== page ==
The second proposal from the group calls for the Montezuma Irrigation Co. to lease 6,000 acre feet of water from the Colorado Water Conservation Board for downstream flows. The water would actually come from Groundhog Reservoir, north of Dolores, and flow through McPhee, which is overallocated as is. The lease would be for any three years out of a 10-year span, although the sequence of those three years remains to be seen. “We will have to develop that concept, but details still aren’t here yet,” Harrell said.

While the latest proposals mark progress in reaching a balance between habitat, recreation and water rights on the river, work on permanently protecting what is considered one of the West’s classic and pristine canyon landscapes is farther out. Recommended for status under the Wild and Scenic Rivers Act in 1976, the Dolores River Canyon has since faced threats not only from dewatering but resource extraction, grazing and invasive species. However, the prospect of wilderness designation did not sit well with all the river’s constituents. As a result, the Lower Dolores Working Group formed out of the Dolores River Dialogue in 2008 as a means of reaching an agreeable solution to protect the corridor from McPhee to its confluence with the San Miguel River near Gateway. Much of the land surrounding the river is managed by the Bureau of Land Management, and a good portion of that land is designated wilderness study areas.

“While there is a lot of desire to see the Dolores River protected, there is also a lot of concern over wilderness designation,” said Amber Kelley, Dolores River Campaign Coordinator for the San Juan Citizens Alliance.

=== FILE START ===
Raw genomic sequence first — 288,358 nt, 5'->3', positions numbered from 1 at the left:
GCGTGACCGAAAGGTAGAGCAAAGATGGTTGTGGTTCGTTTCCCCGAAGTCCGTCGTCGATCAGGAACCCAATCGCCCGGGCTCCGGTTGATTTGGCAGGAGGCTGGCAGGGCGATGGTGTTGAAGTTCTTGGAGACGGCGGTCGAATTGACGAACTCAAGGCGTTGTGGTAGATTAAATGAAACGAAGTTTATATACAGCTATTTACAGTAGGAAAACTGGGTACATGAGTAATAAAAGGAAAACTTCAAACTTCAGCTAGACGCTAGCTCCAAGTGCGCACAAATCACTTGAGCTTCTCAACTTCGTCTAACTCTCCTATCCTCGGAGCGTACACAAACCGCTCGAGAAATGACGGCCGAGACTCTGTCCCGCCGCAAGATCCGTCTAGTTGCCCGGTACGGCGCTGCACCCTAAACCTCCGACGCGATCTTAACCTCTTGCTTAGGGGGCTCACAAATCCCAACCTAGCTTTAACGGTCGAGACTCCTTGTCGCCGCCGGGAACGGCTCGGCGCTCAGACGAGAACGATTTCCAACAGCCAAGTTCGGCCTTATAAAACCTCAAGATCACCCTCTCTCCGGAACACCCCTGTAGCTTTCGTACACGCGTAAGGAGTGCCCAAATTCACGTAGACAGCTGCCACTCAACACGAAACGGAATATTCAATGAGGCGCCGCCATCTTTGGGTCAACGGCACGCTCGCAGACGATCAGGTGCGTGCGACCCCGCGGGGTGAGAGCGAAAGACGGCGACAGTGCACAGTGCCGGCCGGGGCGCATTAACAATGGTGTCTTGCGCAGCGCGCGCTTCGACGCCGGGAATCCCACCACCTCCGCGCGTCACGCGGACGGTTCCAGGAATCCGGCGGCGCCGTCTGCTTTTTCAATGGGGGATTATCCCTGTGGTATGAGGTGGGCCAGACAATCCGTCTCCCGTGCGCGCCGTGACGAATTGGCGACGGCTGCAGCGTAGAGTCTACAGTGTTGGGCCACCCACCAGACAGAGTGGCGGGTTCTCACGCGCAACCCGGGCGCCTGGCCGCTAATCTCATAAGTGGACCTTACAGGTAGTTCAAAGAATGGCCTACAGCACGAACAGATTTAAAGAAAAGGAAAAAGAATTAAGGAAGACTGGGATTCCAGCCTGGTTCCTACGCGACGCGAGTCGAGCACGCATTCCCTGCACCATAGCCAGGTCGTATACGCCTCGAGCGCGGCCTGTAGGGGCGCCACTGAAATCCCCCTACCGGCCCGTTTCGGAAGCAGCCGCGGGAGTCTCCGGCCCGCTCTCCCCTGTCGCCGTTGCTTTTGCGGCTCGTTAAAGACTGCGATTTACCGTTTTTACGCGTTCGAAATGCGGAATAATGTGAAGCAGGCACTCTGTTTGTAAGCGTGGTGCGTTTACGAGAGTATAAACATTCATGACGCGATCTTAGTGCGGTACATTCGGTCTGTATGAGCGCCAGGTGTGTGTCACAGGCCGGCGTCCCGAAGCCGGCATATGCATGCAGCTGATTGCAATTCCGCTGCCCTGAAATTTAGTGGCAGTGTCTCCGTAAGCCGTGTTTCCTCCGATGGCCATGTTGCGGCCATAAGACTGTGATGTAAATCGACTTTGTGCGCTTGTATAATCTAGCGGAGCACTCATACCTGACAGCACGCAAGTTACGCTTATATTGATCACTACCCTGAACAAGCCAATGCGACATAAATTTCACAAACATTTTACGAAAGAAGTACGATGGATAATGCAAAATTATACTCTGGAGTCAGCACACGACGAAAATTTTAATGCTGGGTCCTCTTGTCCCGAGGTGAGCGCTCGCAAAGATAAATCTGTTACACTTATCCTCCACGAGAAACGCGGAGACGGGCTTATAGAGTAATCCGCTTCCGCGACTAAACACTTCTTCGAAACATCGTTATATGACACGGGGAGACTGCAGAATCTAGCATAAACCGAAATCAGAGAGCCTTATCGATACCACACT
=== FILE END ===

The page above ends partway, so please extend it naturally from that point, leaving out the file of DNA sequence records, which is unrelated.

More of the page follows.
Since bringing those disparate voices to the table three years ago, a consensus has been reached to designate the river and its surrounding environs as a National Conservation Area versus outright wilderness. However, work on forwarding legislation stalled when a consensus could not be reached on water flows. As a result, “The Way Forward” was pitched as a blueprint around the stalemate. “There was a lack of agreement, so we decided to hire three independent scientists to look at the status of native fish to help us work through the doable flows,” said Kelley. The scientists are expected to wrap up work this July. Using the scientific data and the local community’s input, Kelley said the group will again try to move forward within the river’s existing constraints. “The hope is, after this process, we will wrap back around and draft legislation,” she said.



In this week's issue...

January 25, 2024
Bagging it

State plastic bag ban is in full effect, but enforcement varies

January 26, 2024
Paper chase

The Sneer is back – and no we’re not talking about Billy Idol’s comeback tour.

January 11, 2024
High and dry

New state climate report projects continued warming, declining streamflows